An American in Chengdu

More adventures in teaching | October 17, 2009

About a month ago I got a call from Laura, one of the university’s non-foreign English teachers. She explained there

The building where I teach spoken English

The building where I teach spoken English

was a workshop for doctors coming up in mid-October. The doctors hailed from all over China, and had been selected to attend a training program in Japan. First, though, they were coming to our campus for a workshop in reading and writing medical English, and speaking Japanese and English. Normally Laura would have taught the two spoken English sessions, but she had a new baby. She’d already found a teacher to fill in for one of the sessions, and would I be able to fill in for the other one?

Sure, I said. Giving a 90-minute seminar to a group of doctors didn’t sound too onerous, and it was weeks away. Laura and I exchanged a few emails about what time slot was best for me and what, exactly, she’d like me to talk about. She connected me with the teacher for the other spoken English session, Lucy, who came to see me on Thursday.

Lucy is 58. I know because she told me this on the phone when we were arranging a meeting place, and describing what we looked like. She took early retirement this year so that she could care for her father, but she’s happy to be teaching again, she told me at our meeting. She lived in Winston-Salem for a few years, studying English, and then decided to move to San Francisco for a while. Translating a chapter on homosexuality had peaked her curiosity about “home people,” as she calls them, so she took a job in a restaurant in the Castro in order to learn more about this mysterious breed of non-breeders.

But sometime before this delightful detour in the conversation, something Lucy said gave me a clue that I’d signed on for more than a single class session. I asked Lucy, and she confirmed that yes, I was expected to teach not just the next day, but every Friday for thirteen weeks. Why had I thought otherwise, I wondered. Laura’s English is excellent, so I can’t blame that.

Though shocked by my own obliviousness, I’m glad (so far) to have agreed to teach. Unlike the Medical English class, it won’t require that I spend hours each week teaching myself the meanings and pronunciations of words like “epididymovasostomy” and compiling PowerPoint presentations. Instead, I can do a little planning and spend the class hour chatting about American table manners or having the students act out scenes from ER.

For the first class, I asked the students to pair up with someone and pretend they’d just met them at an international meeting. After a 10-minute getting-to-know-you chat, they each introduced their partner to the class. Along with name, hometown, and medical specialty, most included which year they’d graduated from medical school in their introductions, as well as what they thought of the food and weather in Chengdu. Apparently “what do you think of the food?” isn’t just a question people ask Westerners here.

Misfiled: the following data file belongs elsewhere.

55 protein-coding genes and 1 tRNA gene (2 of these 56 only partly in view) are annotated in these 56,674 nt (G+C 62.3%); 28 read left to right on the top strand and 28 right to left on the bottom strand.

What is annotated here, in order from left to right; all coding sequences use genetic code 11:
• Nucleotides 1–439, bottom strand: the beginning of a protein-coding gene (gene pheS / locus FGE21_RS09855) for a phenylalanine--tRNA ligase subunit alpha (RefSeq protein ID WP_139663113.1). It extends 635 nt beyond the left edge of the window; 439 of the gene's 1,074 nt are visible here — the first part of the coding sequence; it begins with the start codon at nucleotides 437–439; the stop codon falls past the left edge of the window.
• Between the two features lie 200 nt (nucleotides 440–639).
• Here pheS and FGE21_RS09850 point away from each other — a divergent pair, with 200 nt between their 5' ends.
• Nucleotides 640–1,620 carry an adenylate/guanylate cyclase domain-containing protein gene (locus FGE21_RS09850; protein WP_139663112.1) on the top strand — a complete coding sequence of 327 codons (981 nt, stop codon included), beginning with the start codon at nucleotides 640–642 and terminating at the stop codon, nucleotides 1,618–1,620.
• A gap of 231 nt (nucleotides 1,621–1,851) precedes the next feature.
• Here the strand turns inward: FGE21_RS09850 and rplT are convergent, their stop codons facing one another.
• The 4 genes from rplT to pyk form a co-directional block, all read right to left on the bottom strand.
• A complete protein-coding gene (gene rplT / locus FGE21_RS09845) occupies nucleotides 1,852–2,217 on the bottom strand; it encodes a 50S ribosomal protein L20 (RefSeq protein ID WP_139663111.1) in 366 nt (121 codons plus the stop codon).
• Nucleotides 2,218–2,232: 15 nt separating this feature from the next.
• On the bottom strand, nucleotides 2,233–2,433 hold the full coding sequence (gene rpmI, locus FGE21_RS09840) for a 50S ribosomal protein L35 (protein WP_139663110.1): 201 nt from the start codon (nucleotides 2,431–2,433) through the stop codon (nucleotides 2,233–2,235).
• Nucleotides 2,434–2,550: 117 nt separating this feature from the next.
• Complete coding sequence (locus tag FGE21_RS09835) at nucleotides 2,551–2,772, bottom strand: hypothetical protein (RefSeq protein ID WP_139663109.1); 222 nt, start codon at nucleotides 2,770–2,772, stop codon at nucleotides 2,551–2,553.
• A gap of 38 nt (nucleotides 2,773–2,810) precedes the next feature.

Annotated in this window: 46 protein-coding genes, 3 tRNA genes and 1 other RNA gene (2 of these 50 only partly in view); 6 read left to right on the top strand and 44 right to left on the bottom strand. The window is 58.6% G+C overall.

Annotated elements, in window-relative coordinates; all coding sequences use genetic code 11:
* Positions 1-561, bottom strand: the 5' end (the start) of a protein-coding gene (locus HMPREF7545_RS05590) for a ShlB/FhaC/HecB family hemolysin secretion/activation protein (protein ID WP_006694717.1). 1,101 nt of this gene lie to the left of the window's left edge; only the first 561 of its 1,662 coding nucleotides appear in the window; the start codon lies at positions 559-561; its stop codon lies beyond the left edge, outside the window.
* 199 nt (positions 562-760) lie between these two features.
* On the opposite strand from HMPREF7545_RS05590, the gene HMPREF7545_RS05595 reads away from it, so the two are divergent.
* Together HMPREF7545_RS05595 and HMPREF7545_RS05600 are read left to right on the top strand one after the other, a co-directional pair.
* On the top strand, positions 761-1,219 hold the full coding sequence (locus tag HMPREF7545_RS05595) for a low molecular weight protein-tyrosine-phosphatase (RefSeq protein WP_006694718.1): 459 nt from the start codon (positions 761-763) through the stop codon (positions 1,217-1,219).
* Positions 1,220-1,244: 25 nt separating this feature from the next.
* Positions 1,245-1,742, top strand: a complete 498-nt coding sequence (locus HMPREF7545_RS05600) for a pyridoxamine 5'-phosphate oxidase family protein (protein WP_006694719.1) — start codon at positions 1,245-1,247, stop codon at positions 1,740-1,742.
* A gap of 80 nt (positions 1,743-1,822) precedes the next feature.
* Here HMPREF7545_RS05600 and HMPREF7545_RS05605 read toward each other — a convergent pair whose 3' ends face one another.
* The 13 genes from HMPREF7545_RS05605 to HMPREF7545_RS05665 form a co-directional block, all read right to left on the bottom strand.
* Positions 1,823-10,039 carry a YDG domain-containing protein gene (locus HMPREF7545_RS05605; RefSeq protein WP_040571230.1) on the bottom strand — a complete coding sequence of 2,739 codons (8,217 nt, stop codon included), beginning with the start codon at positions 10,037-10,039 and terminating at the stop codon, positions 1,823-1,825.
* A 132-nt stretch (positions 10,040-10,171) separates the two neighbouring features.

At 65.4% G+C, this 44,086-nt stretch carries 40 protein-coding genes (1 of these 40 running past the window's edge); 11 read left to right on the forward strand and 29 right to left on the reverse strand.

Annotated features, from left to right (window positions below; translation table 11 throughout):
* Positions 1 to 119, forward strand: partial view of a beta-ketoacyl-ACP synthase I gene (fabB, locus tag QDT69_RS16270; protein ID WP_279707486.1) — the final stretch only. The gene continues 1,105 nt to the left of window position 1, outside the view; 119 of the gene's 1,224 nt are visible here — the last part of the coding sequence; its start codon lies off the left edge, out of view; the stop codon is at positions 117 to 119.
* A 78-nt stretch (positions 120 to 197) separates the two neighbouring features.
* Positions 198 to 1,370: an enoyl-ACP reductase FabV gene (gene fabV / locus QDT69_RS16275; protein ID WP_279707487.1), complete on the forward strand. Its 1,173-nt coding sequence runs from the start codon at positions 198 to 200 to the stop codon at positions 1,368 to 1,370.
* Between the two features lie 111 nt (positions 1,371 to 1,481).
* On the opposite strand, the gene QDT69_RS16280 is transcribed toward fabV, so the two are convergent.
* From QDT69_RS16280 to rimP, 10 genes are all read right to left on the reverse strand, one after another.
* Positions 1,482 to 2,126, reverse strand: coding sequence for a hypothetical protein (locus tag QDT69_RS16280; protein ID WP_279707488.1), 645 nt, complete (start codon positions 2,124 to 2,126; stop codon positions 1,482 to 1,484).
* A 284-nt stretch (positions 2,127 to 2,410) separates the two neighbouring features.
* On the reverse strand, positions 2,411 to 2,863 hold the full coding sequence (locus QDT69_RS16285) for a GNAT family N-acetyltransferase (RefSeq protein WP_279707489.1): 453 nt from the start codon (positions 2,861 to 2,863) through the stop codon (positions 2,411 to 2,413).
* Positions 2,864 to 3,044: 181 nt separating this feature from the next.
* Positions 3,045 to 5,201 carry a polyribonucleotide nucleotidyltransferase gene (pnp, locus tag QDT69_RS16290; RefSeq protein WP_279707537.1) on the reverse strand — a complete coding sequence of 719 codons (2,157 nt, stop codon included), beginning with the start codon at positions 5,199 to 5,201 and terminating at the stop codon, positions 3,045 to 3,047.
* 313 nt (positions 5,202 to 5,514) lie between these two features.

Next I asked each student to talk about what they hoped to gain from the class, and in what situations they expected English to be most useful to them. I thought this would help me figure out the best subject areas to build lessons around, but also, in general, I’ve had hard time wrapping my head around the exact utility of spoken English to the average Chinese professional. Many people are convinced it’s very important, but there are very few foreigners here to converse with, and few people I’ve talked to are interested in living abroad.

Most of the doctors offered generic responses along the lines of “I think English is very important because it is an international language,” but most also offered specific situations that ran the gamut from interacting with foreign colleagues in the same field to treating foreign patients to listening to the BBC to curiosity about American and British culture to wanting to make foreign friends.

With about 15 minutes left in the class, I donned my foreign expert cap and invited the doctors to ask me questions about America. The questions were almost invariably health care-related: Can you talk about Obama’s health care reform plan? Why do people oppose it? What if I’m in visiting the United States and need treatment–how do I pay for it? Should I go to a government-run hospital or a private one?

After being lavished with so much attention, I fear I might return to the States convinced, like Ron Burgundy, that I’m kind of a big deal. I’ll almost certainly have picked up his habit of over-enunciating everything.

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    About me

    I've come to Sichuan in search of adventure, fluency in Chinese, and awesome vegetarian food. I have to concede that the baby pandas are very cute.
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